Iran is not the only country where the celebration of Valentine's Day is banned. Lovers have to celebrate it behind closed doors in Malaysia, Saudi Arabia, Indonesia, Pakistan and surprisingly, in Belgorod region of Russia where officials banned it for "going against Russian cultural traditions".



Lawmakers Impressed After Muslim Woman Calls Out Rape Myths

February 13, 2020

A Muslim woman's submission on the challenges ethnic communities face when confronted with sexual violence and the "myths" that surround rape has impressed a group of lawmakers.

Fariya Begum, who works at the Shama Hamilton Ethnic Women's Centre Charitable Trust, praised parts of the proposed Sexual Violence Legislation Bill, aimed at improving the justice response to victims of sexual violence.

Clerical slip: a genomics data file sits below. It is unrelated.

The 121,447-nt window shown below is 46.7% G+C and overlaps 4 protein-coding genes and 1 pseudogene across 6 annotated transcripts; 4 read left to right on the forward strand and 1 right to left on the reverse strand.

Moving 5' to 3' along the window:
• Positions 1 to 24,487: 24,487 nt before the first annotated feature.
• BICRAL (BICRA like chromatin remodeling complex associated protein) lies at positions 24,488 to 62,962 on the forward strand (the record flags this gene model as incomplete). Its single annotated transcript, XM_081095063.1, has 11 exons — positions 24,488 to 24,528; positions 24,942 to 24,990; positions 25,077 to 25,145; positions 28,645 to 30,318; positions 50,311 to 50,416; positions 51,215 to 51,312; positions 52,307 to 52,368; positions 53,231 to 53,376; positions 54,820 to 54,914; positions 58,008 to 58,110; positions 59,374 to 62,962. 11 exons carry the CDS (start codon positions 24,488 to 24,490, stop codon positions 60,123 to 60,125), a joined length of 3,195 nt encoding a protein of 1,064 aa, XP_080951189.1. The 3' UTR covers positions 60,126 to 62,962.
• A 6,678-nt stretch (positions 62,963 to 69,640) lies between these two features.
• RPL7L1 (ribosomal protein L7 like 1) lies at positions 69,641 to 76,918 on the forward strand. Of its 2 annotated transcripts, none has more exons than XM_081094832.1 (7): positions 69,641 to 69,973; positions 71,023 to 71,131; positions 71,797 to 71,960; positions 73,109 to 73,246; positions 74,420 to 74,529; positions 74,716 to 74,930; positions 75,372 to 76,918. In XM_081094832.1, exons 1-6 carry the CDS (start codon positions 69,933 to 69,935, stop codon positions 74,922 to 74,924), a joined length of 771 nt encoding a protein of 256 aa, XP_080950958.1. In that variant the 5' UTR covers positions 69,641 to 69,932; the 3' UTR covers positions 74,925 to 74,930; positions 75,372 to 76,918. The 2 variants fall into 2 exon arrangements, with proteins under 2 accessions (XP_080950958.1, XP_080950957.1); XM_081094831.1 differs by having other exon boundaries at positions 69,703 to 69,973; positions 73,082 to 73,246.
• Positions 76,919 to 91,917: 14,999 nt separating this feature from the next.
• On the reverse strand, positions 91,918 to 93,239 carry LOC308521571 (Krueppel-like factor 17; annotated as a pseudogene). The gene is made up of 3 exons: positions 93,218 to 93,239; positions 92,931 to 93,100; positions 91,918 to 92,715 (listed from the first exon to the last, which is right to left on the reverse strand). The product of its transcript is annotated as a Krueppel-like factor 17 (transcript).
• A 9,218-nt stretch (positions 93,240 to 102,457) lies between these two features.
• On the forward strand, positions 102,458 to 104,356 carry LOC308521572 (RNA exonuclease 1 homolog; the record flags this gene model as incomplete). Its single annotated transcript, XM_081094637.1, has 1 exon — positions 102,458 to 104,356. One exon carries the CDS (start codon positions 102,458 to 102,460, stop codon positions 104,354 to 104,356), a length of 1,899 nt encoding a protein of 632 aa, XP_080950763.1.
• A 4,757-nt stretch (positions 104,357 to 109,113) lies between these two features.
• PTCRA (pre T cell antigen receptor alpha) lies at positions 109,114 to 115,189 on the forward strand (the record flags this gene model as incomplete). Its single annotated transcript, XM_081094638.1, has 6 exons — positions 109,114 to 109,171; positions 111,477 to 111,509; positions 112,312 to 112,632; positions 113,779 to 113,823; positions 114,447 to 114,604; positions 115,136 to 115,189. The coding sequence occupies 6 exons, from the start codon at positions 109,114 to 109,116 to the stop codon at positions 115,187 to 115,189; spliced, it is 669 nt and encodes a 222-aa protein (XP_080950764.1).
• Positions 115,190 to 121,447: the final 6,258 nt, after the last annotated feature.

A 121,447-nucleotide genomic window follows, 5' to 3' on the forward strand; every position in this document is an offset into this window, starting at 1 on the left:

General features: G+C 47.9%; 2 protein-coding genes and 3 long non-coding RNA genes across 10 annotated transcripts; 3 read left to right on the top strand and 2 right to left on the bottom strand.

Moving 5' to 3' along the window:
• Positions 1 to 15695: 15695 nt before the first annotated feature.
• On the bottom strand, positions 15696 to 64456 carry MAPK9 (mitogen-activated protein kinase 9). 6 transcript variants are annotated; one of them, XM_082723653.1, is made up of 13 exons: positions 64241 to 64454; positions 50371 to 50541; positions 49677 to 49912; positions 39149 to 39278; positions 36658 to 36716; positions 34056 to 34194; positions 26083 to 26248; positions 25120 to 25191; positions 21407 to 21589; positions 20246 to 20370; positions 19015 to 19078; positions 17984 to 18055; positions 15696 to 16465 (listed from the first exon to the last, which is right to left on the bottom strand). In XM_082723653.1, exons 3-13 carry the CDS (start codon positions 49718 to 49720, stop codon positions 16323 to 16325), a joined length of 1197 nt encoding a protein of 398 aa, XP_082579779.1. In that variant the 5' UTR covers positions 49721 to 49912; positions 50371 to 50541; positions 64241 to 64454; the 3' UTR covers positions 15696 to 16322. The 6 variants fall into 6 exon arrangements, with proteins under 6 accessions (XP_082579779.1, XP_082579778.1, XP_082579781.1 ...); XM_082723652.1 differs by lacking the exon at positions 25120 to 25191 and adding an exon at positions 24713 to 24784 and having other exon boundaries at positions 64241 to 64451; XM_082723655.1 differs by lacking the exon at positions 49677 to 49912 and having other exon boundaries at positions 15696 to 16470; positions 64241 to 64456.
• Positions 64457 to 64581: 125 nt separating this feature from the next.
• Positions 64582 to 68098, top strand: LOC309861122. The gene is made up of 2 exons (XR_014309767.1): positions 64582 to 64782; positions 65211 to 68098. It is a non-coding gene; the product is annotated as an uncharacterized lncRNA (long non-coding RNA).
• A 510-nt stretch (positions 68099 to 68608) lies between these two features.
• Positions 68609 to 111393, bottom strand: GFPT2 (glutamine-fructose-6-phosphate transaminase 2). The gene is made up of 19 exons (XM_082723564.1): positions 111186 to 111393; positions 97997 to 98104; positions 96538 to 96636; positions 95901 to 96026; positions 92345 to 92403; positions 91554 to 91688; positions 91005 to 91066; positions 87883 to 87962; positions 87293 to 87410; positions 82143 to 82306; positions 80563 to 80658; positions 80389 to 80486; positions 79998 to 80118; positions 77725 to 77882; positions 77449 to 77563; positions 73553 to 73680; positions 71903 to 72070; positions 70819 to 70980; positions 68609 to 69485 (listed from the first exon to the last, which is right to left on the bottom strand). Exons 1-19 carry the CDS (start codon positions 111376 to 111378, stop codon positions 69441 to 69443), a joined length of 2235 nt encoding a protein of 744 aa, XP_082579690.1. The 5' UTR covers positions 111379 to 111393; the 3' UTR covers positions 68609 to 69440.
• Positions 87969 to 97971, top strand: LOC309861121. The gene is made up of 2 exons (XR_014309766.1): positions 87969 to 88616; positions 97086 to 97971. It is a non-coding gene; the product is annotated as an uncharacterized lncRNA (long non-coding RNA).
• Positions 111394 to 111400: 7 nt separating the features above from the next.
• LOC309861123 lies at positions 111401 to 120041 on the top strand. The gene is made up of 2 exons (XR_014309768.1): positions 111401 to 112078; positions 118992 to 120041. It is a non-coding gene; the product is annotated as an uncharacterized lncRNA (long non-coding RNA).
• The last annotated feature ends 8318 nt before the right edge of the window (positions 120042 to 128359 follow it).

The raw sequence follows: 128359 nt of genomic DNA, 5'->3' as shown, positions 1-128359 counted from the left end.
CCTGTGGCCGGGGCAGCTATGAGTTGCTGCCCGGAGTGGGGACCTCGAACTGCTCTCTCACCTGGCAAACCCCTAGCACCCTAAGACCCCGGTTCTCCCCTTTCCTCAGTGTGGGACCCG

But she asked the Justice Select Committee to go further and make more interpreters available for victims of sexual assault in ethnic communities who she said are often too afraid to even come forward.

"Understanding and communication will be most effective," Begum said, adding that having access to an interpreter for those in ethnic communities is "vital".

Under-Secretary to the Minister of Justice (Domestic and Sexual Violence Issues) Jan Logie, who is leading the law changes, told Newshub Begum's request for more interpeters is not part of the legislation but will be considered.

Begum also discussed the myths that surround rape victims, such as the "clothing women wear, enticement, and men not being able to control themselves and drinking alcohol".